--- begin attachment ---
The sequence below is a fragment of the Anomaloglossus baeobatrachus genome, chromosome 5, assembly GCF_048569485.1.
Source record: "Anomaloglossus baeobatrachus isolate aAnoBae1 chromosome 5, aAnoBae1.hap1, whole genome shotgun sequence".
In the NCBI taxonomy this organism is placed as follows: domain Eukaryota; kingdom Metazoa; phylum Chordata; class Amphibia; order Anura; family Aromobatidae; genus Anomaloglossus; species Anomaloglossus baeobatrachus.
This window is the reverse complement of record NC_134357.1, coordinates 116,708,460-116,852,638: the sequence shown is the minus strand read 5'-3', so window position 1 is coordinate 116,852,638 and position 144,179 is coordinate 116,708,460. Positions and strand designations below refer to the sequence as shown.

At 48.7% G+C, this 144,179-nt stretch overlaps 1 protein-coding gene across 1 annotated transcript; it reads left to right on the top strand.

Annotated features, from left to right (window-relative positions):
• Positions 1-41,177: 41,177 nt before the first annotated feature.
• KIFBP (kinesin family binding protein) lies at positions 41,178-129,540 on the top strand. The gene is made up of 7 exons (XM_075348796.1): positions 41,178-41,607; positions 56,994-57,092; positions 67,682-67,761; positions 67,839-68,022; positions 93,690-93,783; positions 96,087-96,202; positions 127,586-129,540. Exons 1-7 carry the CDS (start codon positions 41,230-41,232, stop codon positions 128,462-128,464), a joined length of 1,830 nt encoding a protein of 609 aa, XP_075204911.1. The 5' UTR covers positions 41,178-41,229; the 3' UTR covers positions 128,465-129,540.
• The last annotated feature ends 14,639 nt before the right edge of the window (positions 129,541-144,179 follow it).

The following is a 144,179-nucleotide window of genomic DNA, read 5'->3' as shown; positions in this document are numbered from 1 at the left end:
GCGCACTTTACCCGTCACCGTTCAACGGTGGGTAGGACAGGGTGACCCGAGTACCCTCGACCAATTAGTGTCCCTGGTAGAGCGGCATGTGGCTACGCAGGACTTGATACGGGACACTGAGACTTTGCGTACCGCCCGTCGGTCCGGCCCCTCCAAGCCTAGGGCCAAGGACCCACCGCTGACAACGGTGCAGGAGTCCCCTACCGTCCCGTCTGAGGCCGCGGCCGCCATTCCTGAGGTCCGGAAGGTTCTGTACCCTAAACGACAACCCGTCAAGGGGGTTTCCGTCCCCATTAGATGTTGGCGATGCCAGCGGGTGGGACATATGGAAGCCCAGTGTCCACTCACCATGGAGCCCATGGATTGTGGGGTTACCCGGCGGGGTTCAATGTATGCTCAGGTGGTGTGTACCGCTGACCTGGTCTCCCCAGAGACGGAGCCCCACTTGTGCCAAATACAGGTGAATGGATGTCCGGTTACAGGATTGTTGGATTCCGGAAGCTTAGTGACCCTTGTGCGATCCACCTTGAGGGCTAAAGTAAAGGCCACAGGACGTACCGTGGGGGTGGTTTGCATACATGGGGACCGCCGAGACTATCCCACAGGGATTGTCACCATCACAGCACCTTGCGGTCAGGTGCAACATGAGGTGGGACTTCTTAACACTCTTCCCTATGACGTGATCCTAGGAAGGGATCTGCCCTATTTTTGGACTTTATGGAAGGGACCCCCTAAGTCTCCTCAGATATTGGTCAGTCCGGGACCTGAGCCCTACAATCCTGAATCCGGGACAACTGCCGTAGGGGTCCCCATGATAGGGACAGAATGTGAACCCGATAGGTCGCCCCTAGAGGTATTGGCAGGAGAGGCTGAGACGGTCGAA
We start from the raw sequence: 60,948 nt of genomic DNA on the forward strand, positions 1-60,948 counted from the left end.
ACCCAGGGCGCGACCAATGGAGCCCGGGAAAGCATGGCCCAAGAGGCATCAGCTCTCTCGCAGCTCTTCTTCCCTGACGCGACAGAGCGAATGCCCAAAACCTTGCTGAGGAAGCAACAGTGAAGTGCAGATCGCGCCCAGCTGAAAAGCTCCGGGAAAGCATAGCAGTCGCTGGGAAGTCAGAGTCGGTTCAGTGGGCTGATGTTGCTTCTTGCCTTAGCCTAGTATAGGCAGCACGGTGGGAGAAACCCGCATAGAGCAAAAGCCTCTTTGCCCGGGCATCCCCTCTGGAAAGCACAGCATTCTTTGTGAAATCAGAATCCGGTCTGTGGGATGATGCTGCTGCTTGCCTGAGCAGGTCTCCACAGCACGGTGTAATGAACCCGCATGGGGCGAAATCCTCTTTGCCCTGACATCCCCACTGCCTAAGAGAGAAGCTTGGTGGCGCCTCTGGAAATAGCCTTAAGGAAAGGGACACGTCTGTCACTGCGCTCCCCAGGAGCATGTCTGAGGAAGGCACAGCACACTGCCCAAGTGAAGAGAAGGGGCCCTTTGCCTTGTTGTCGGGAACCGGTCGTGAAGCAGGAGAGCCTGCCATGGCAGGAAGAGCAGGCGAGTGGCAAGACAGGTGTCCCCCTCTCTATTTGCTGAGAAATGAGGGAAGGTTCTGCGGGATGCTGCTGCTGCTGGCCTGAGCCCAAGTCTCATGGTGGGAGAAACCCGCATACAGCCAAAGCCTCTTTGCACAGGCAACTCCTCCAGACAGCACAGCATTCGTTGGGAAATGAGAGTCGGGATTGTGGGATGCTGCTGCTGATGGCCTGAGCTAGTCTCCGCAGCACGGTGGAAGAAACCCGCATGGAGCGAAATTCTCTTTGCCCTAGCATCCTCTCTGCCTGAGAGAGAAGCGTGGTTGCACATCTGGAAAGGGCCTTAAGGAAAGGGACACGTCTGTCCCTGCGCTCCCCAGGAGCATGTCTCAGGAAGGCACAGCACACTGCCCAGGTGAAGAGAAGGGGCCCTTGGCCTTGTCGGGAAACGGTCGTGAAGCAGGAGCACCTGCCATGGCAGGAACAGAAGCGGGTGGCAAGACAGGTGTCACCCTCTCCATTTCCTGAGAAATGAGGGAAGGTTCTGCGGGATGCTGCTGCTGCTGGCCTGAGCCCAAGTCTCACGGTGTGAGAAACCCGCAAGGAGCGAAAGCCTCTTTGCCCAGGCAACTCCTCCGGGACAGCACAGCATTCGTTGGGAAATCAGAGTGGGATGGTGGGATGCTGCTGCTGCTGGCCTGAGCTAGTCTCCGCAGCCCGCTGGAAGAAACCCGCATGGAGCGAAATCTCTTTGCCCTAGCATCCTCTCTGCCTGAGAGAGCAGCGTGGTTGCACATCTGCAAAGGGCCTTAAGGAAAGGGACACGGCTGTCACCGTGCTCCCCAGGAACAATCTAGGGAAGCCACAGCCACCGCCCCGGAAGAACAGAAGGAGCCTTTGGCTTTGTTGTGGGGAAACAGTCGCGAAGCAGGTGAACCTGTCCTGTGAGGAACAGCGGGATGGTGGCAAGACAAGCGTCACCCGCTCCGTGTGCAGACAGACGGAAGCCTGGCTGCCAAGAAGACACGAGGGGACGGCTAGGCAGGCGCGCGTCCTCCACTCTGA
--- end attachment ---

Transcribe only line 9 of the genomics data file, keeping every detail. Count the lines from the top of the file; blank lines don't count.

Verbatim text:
• The last annotated feature ends 14,639 nt before the right edge of the window (positions 129,541-144,179 follow it).